Stratford SC75 design questions.

Re: Stratford SC75 design questions.

PostBy: Tigermanrich On: Fri Oct 31, 2008 11:26 am

Modified ash pan. I created a full ash pan by bending a piece of 16 gauge galvanized steel on the inside bottom and outside sides and pop riviting them in place to the existing ash pan. No more falling ash while taking it out of the ash door or outside to dump. I'm thinking of cutting the lip off of the ash pan door so I can open the ash pan door and leave the fill door closed. It can get a little smokey in the house when you stoke the stove and then have to empy the ash pan. There should be no reason that both doors have to be open to empty the ash pan!! Other than the minor problems mentioned it's been 85 + in the house at night in the living room area where the stove is and about 72 in the farther bed rooms. The temp's been in the mid 50's to lower 60's in the day and upper 20's at night. I'd have to say....my $200.00 investment in this stove was well worth it. :D
Attachments
new ash pan 5.JPG
(68.12 KiB) Viewed 28 times
View: New PagePopup • Select:BBCode
[nepathumb]7819[/nepathumb]
new ash pan 2.JPG
(63.43 KiB) Viewed 25 times
View: New PagePopup • Select:BBCode
[nepathumb]7820[/nepathumb]
new ash pan 3.JPG
(59.32 KiB) Viewed 13 times
View: New PagePopup • Select:BBCode
[nepathumb]7821[/nepathumb]
new ash pan 4.JPG
(60.59 KiB) Viewed 19 times
View: New PagePopup • Select:BBCode
[nepathumb]7822[/nepathumb]
Tigermanrich
 
Stove/Furnace Make: Vogelzang Norseman 2500
Stove/Furnace Model: Harman Mark III

Re: Stratford SC75 design questions.

PostBy: lockeal On: Fri Oct 31, 2008 11:47 am

I have an SC1090 that is the predecessor to the SC100--all built in England. The safety feature that prevents opening the ash pan door by itself was added in later models to prevent overfiring but mine doesn't have it. The stove needs to be tended once every 24 hours and heats 2300 square foot house with no problem.

I burned wood for a number of years before moving to coal and it does a good job at both The ash pan's small size is my only complaint. Having a good door seal is key with this stove. Dussingers Stove shop in Lancaster can get any parts you need for this stove.
lockeal
 

Re: Stratford SC75 design questions.

PostBy: djackman On: Fri Oct 31, 2008 4:09 pm

Same design as my Tarm boiler and Godin stove. Lets you scoop up any ashes that didn't make it into the pan.

I have a Jotul F500 wood stove that has a "full" pan. After a few days of 24x7 burning you need to get in there with a shovel and scoop out the ashes that didn't get into the pan or you can't close the door on the ash bin area.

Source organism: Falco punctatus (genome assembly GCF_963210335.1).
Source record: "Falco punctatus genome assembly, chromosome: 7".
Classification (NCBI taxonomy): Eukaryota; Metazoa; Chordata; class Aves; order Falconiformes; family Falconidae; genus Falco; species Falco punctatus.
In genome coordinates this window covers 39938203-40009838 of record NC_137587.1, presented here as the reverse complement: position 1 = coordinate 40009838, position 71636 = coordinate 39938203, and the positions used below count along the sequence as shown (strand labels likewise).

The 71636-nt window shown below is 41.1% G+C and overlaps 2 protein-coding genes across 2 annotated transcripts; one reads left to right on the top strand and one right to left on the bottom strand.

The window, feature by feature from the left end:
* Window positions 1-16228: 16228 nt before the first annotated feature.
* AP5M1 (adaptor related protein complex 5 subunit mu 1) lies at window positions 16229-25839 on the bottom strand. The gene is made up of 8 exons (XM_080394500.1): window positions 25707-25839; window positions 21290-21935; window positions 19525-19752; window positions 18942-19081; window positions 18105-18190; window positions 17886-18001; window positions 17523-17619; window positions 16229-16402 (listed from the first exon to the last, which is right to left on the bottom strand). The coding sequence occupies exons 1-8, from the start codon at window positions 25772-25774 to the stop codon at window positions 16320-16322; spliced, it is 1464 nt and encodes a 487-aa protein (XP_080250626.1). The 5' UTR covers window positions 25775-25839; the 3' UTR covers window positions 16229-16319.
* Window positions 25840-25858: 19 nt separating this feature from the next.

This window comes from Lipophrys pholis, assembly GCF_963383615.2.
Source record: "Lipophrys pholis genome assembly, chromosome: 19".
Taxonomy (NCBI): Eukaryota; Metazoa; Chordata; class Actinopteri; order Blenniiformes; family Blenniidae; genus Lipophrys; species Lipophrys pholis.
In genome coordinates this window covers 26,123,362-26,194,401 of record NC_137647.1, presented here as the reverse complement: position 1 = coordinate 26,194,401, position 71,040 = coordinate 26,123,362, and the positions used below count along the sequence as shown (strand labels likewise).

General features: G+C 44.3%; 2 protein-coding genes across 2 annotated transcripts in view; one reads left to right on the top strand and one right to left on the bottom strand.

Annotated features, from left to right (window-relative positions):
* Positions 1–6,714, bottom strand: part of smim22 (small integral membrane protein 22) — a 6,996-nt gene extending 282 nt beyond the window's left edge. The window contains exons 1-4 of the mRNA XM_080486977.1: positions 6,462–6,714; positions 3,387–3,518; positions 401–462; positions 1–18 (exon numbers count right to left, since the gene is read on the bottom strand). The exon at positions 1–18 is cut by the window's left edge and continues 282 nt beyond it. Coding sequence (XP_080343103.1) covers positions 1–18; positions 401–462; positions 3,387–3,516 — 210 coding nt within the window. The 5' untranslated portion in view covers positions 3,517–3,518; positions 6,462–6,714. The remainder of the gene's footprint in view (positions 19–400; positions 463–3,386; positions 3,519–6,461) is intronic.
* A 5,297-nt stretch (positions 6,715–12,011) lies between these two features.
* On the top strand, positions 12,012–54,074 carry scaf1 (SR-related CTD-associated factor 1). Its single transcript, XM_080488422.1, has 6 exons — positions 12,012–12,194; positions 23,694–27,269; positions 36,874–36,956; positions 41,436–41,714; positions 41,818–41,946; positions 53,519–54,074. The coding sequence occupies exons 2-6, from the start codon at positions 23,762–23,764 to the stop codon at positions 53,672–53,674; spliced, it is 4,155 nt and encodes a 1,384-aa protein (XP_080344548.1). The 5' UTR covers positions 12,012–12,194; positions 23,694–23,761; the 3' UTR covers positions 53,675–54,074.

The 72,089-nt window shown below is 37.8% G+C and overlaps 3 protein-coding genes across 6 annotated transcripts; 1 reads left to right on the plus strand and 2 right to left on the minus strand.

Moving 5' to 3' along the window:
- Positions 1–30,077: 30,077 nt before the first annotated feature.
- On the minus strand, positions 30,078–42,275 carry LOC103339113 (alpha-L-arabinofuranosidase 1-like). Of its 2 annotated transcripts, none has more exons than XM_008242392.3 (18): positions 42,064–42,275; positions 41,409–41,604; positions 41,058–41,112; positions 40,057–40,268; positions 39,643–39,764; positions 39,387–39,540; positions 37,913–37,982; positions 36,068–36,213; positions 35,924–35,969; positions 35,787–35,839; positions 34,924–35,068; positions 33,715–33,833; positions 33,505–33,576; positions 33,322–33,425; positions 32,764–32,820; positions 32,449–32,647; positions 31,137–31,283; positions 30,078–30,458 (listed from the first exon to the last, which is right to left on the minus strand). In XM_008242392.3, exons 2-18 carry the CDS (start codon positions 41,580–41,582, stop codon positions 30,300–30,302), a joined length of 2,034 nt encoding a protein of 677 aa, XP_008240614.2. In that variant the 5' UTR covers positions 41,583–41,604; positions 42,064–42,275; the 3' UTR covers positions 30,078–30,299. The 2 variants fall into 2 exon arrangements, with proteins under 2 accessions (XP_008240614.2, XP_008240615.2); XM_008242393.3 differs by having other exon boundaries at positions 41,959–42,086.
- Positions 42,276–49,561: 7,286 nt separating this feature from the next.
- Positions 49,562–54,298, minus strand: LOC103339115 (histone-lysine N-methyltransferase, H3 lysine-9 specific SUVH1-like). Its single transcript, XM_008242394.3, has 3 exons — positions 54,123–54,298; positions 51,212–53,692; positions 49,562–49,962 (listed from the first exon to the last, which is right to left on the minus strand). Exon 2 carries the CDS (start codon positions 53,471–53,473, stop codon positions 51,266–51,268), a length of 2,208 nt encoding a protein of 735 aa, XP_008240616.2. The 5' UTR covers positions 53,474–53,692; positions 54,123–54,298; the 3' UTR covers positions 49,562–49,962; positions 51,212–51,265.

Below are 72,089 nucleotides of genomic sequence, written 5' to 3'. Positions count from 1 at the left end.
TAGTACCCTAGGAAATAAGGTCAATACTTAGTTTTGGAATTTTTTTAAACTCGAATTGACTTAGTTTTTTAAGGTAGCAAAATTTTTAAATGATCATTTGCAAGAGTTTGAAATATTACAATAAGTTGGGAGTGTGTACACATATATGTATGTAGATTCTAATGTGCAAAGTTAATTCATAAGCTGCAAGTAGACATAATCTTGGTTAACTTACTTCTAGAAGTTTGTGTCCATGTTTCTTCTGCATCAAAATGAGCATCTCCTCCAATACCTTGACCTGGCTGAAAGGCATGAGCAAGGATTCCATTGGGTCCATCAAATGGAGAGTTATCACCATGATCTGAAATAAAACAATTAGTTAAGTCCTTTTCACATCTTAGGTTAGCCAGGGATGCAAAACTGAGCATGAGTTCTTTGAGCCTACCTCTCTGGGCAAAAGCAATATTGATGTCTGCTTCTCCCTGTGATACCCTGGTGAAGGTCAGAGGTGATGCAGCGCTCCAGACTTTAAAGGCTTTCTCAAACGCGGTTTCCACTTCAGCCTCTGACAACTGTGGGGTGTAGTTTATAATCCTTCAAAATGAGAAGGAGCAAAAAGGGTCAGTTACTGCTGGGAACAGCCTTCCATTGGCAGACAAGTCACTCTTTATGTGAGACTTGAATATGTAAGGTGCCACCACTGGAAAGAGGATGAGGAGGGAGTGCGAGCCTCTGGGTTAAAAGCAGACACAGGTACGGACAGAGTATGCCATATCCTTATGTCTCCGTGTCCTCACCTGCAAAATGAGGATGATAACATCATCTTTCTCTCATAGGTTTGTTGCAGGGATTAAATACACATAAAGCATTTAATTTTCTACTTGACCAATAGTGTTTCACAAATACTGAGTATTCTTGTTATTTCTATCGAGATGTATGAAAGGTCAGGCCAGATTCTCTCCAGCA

The cut-lip ash pan is a good thing.
djackman
 
Stove/Furnace Make: 1980 vintage Tarm
Stove/Furnace Model: FT22 (aka 202) installed!

Visit Hitzer Stoves

Re: Stratford SC75 design questions.

PostBy: charlesmumford On: Fri Oct 31, 2008 8:58 pm

i own a stratford stove like yours. the main thing about this stove is that you have to open the top door into the bin before you open the air inlet, ash door on the bottom. in some instances, and this happened to the guy that i bought my stove off of. if you were to open up the bottom door while the stove is burning at the maximum temperature on a cold day, the cold air entering the stove so fast with the top door open doesnt hurt the stove. however, if it were possible to open the bottom door with the top door closed, you would get the hottest surprise of your life when the glass blows out on you! also, you will find that having this dust pan type of ash bin works in your favor by 1. it acts like a dust pan when you reinsert the pan so you dont have to turn the stove off to clear the ashes out that dont land in the pan.also, by not having a bck on the pan it makes it much easier to dump the ashes without stirring up a lot more dust. this stove compant has been around for a long time and they really know how to make it so you get the most heat and the least amount of unburned coal, known as klinkers.i can set my stove and just leave it alone and it will burn for 26 plus hours on a full load. i had a art baker coal stove for years and i always thouht i had the best stove out there but this stratford is better both performance and economy. that is the stove my friend had that blew the glass out of the front. i dont think that you can even buy a baker stove with glass in the door anymore.
charlesmumford
 
Stove/Furnace Make: stratford
Stove/Furnace Model: 85,000 thu

Re: Stratford SC75 design questions.

PostBy: charlesmumford On: Fri Oct 31, 2008 9:04 pm

bituminous is also referred to as soft coal and looks beautiful burning.however, your stove will burn chesnut sized anthricite coal. also known as hard coal. hard coal give a greater amount of heat and is cheaper to buy. so, if you want a beautiful fire, use soft coal, if you want heat and economy use hard coal, if you want a real show, throw a couple of pieces of wood in there !!